by Catherine Rayburn-Trobaugh:President, Word Branch Publishing
Thanks to Amazon, Barnes & Noble and other platforms, self-publishing electronically is more accessible than ever. For the first time, authors can bypass traditional publishing companies and test the waters, and markets, for their writings. While this development is exciting, there are three big no-nos that new e-publishers should be aware of before uploading their first books.
1. Copyright Infringement: Copyrights are, simply put, the right a person has to publish writings. A copyright protects the author from having another person use the information or writing as his or her own. This includes re-publishing for profit, photocopying, modifying an original piece or performing without permission. You own your original writings, but conversely, you can’t use someone else’s unless it is out of copyright or you have permission. Penalties for copyright infringement are stiff—from fines up to $150,000 and even jail. Copyright law is enormously complicated, and it is a good idea to become familiar with the basics, and if in doubt, don’t publish it.
These are two good sources of copyright information:
o http://www.benedict.com/ Website Copyright has information about the rights of all media.
o http://www.copyright.gov/ The federal copyright office is the ultimate source for copyright information.
2. Technical SNAFUs: While e-publishing seems like it should be a breeze, as they say, the devil in the details. Most people who dive into the world of e-publishing have at least one horror story of technological mayhem. From a personal perspective, I learned my lesson about over formatting and relying on Word functions too heavily the hard way and had to painfully reformat and republish several of my own books. Because this is a relatively new medium, there are some glitches; although, the platforms are updated often. A number of writer/publisher groups have sprung up, and it’s a good idea to get involved early and start sharing ideas. There are also a number of very well-done books on the subject; do your research for the best chance of success.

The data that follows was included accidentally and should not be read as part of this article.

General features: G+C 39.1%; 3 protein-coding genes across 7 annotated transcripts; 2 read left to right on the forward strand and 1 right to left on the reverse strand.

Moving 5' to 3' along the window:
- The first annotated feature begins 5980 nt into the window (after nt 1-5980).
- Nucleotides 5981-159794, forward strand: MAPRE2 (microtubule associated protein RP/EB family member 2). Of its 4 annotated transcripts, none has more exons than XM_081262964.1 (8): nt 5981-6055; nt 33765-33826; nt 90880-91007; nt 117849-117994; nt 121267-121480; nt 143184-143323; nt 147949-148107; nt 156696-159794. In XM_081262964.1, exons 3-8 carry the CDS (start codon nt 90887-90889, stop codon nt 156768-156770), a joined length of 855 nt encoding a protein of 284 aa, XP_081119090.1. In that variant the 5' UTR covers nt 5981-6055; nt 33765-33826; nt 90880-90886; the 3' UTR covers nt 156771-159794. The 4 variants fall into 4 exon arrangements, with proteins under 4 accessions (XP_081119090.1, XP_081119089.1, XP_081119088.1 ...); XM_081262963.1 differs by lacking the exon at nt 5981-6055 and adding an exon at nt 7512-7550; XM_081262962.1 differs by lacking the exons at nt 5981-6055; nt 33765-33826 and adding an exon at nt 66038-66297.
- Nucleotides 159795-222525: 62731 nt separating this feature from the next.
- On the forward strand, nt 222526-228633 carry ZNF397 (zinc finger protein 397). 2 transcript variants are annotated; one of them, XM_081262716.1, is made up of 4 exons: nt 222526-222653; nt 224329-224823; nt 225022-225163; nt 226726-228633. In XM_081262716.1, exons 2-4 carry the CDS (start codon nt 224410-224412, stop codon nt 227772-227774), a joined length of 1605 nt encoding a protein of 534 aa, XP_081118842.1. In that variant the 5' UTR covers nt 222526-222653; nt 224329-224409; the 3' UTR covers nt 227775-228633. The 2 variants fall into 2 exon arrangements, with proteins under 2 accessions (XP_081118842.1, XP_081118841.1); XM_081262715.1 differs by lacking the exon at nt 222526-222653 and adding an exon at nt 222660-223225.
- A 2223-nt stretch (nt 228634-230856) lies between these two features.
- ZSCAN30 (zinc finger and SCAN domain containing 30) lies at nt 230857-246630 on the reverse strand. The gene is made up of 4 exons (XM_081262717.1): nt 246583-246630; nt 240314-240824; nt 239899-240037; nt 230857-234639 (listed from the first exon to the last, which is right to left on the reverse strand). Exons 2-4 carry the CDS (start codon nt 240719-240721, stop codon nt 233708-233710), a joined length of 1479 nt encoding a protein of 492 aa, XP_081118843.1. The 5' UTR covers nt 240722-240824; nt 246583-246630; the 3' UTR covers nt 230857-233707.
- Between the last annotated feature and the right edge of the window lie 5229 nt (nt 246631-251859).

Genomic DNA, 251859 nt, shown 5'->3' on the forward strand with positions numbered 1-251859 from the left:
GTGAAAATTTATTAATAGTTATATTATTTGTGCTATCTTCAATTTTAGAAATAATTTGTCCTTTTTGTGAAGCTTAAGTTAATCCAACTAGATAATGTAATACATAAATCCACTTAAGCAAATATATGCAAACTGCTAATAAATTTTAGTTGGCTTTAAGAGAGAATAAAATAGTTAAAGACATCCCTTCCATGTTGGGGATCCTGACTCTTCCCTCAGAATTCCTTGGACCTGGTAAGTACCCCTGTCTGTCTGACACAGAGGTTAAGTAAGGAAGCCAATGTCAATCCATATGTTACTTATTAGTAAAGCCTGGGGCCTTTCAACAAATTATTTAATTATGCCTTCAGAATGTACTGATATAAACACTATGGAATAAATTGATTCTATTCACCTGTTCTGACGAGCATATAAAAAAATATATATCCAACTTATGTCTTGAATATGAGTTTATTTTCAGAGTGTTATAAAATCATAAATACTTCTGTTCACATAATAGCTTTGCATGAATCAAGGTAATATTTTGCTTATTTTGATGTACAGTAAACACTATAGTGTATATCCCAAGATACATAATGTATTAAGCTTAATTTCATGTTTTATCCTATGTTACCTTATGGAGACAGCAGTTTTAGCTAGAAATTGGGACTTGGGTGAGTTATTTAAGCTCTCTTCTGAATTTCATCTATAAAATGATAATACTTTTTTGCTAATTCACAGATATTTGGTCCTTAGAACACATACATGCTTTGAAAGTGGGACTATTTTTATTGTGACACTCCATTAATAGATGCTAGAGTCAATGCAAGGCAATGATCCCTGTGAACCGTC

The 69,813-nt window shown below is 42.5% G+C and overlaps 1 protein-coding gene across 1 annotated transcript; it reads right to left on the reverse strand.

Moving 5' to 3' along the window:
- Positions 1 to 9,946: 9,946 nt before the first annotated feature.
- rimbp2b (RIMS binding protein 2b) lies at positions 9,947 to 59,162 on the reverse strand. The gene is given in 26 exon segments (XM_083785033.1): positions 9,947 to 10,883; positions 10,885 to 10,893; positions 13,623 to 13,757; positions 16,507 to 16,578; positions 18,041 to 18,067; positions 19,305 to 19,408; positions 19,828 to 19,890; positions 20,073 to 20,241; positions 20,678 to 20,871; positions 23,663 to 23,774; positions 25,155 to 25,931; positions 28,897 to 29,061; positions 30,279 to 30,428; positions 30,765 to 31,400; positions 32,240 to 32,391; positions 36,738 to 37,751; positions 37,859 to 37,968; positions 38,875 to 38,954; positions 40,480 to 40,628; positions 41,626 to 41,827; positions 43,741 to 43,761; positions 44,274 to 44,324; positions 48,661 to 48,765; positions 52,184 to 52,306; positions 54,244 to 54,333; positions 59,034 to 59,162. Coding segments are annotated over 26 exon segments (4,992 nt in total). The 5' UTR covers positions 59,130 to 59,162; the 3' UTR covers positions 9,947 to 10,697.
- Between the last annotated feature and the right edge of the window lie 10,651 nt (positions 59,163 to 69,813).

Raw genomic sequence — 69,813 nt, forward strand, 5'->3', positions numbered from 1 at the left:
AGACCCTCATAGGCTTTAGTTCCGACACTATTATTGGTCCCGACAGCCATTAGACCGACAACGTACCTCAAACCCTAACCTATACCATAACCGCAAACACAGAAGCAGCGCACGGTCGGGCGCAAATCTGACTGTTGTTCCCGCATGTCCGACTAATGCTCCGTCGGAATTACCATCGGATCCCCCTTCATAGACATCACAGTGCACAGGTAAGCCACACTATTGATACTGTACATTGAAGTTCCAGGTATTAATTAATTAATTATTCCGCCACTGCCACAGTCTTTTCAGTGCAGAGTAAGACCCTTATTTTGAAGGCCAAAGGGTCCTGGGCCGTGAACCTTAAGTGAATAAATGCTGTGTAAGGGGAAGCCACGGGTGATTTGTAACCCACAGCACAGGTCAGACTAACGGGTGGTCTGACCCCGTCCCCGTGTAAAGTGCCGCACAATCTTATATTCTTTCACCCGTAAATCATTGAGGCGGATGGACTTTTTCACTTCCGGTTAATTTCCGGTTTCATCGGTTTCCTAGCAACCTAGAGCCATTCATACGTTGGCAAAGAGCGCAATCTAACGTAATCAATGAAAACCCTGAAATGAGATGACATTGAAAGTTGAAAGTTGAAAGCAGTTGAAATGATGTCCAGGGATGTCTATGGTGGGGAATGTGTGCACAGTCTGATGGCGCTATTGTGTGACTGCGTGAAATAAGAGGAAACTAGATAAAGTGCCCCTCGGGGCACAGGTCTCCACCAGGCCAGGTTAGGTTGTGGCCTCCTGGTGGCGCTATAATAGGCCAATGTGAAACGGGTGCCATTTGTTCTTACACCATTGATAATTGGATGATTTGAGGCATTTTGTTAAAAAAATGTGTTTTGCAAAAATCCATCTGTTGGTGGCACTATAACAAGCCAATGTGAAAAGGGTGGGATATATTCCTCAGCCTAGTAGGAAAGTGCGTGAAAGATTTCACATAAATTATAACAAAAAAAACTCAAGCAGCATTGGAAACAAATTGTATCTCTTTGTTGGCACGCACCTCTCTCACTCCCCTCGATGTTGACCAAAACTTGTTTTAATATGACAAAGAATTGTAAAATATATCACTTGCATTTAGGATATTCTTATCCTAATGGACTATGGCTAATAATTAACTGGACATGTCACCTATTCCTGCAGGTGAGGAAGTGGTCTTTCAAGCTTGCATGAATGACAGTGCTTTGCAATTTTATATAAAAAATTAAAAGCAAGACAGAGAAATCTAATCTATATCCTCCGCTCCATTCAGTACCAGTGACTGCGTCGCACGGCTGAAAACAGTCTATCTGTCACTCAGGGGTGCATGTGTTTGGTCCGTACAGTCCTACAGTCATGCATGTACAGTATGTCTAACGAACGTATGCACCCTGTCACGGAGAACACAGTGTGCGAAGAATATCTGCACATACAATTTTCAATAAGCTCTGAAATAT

http://thewritersguidetoepublishing.com/ The Writer’s Guide to E-Publishing has suggestions, articles and support for new and experienced e-publishers.
3. Premature Publishing: In the near-instant gratification of the e-publishing world, it is very tempting to send your baby out into the world before it’s ready. If you are publishing yourself, remember all the things a conventional publisher would do, and apply these standards yourself.
Proofread and edit very carefully. If you don’t find the mistakes, your readers will.
Create an eye-catching cover. Even in the e-publishing world, readers are drawn to a well-done cover.
Create a marketing plan. Your e-book won’t sell if readers don’t know it’s there.
If it gets overwhelming, hire a pro to help you out with any or all of the steps, or consider publishing with an established e-publisher. It will most likely be money well spent, and some, like Word Branch Publishing, only take a percentage of the royalties so there are no up-front fees.
While this white paper is copyrighted material, the author gives her permission for reprinting as long as
the following is included:
“Three E-Publishing Mistakes to Avoid” by Catherine Rayburn-Trobaugh
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